supervisory boards, courts, fiscal watchdogs, markets, and peers all take the reputations of agents into account. Indeed, reputation is a form of “soft power,” defined as “the ability to shape the preferences of others” (Nye 2004: 5). The category of public reputational accountability is meant to apply to situations in which reputation, widely and publicly known, provides a mechanism for accountability even in the absence of other mechanisms as well as in conjunction with them.
There are also processes that do not meet the standards for accountability but that serve to constrain power. As in a system of checks and balances, overlapping jurisdictions or interest areas may require actors to compromise with one another to secure the cooperation necessary to define or implement policy. Such a situation is characterized by negotiation constraints. Since our ultimate goal is to provide greater restraints on the abuse of power, negotiation constraints are properly included in this analysis, though they are not accountability mechanisms, and therefore do not appear in Figure 1.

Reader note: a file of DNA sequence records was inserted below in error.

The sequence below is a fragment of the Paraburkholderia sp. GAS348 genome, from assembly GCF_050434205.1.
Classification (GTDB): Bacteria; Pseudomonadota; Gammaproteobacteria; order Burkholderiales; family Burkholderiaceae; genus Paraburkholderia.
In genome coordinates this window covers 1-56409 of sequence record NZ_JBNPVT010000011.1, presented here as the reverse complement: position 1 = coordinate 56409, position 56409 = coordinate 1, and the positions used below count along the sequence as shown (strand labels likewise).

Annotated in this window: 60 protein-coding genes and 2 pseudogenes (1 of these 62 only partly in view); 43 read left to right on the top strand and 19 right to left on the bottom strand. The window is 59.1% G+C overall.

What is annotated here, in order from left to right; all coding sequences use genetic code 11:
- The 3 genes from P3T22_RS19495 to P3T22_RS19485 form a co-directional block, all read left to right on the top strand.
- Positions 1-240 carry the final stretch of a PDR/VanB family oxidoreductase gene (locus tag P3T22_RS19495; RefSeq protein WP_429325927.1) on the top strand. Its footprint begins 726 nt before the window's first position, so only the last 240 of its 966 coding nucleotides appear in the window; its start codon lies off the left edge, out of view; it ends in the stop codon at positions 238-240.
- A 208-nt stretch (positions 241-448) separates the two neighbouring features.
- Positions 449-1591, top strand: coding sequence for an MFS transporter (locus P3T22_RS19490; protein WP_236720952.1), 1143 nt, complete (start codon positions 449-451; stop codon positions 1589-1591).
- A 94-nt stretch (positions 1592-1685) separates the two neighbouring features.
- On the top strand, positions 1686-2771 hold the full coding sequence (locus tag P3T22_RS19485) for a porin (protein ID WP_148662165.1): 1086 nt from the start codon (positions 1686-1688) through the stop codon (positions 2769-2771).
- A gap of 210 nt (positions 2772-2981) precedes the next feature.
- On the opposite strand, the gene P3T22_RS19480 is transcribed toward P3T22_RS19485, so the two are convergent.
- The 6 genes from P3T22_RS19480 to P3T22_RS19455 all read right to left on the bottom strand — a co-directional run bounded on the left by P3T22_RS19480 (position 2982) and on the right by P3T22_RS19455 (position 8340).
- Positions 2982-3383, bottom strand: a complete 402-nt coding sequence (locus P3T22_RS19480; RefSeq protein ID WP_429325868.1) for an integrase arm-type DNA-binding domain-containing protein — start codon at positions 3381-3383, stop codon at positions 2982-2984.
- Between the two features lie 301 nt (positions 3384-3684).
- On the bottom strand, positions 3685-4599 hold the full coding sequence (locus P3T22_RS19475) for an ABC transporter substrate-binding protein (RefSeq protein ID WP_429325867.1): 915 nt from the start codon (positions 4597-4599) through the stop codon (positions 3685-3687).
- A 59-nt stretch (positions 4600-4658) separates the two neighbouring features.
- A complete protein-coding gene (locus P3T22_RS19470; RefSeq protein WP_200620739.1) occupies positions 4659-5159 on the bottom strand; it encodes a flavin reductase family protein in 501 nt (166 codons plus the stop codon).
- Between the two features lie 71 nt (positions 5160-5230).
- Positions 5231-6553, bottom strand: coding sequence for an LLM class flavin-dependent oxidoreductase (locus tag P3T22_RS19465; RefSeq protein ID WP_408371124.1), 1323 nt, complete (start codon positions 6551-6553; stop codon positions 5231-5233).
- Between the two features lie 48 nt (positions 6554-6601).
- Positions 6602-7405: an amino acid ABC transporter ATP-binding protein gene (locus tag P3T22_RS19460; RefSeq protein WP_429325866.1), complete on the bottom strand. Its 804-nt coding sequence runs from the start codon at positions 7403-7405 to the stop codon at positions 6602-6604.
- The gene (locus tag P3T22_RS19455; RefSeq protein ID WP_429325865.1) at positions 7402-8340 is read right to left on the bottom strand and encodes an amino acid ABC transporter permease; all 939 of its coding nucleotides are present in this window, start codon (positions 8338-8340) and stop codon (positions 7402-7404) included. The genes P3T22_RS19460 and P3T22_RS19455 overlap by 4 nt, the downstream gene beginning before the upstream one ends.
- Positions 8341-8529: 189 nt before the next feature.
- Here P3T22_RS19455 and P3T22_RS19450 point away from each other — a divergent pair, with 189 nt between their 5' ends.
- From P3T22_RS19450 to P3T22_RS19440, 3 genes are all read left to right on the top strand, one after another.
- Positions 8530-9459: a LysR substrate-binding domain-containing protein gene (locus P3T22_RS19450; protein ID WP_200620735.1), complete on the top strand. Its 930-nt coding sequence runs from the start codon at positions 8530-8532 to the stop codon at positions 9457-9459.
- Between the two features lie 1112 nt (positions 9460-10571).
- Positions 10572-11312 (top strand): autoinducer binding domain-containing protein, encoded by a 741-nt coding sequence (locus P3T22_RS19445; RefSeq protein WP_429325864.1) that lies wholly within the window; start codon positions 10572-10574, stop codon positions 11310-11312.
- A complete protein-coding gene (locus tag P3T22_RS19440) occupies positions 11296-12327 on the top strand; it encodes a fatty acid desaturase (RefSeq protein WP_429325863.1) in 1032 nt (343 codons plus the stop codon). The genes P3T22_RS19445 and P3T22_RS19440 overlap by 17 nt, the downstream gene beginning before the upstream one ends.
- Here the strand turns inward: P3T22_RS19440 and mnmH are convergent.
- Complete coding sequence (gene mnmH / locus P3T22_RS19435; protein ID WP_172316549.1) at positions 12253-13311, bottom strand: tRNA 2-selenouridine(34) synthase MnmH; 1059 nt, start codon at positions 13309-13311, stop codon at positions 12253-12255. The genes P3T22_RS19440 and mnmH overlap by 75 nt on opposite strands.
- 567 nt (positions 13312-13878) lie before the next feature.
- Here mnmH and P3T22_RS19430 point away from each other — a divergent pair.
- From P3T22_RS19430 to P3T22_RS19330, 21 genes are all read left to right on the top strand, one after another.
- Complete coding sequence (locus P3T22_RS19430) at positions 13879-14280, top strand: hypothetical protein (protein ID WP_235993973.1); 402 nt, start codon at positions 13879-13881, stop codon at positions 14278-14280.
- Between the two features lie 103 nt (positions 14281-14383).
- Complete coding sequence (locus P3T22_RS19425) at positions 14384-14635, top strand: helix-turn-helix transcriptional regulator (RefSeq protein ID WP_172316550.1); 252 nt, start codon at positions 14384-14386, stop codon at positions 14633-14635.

Accountability Constraints on Power-Wielders
How do these mechanisms constrain the major otherwise legitimate (or not ipso facto illegitimate) power-wielders in world politics? The most accountable of these power-wielders are probably those toward which, ironically, the most accountability-criticism is directed: multilateral organizations such as the World Trade Organization, IMF, World Bank, European Commission, and United Nations. State officials closely supervise all of these entities. Indeed, these organizations are constrained from the start since the legitimacy of their actions is often judged simultaneously by three different sets of potentially conflicting standards: by whether they serve the interests of their member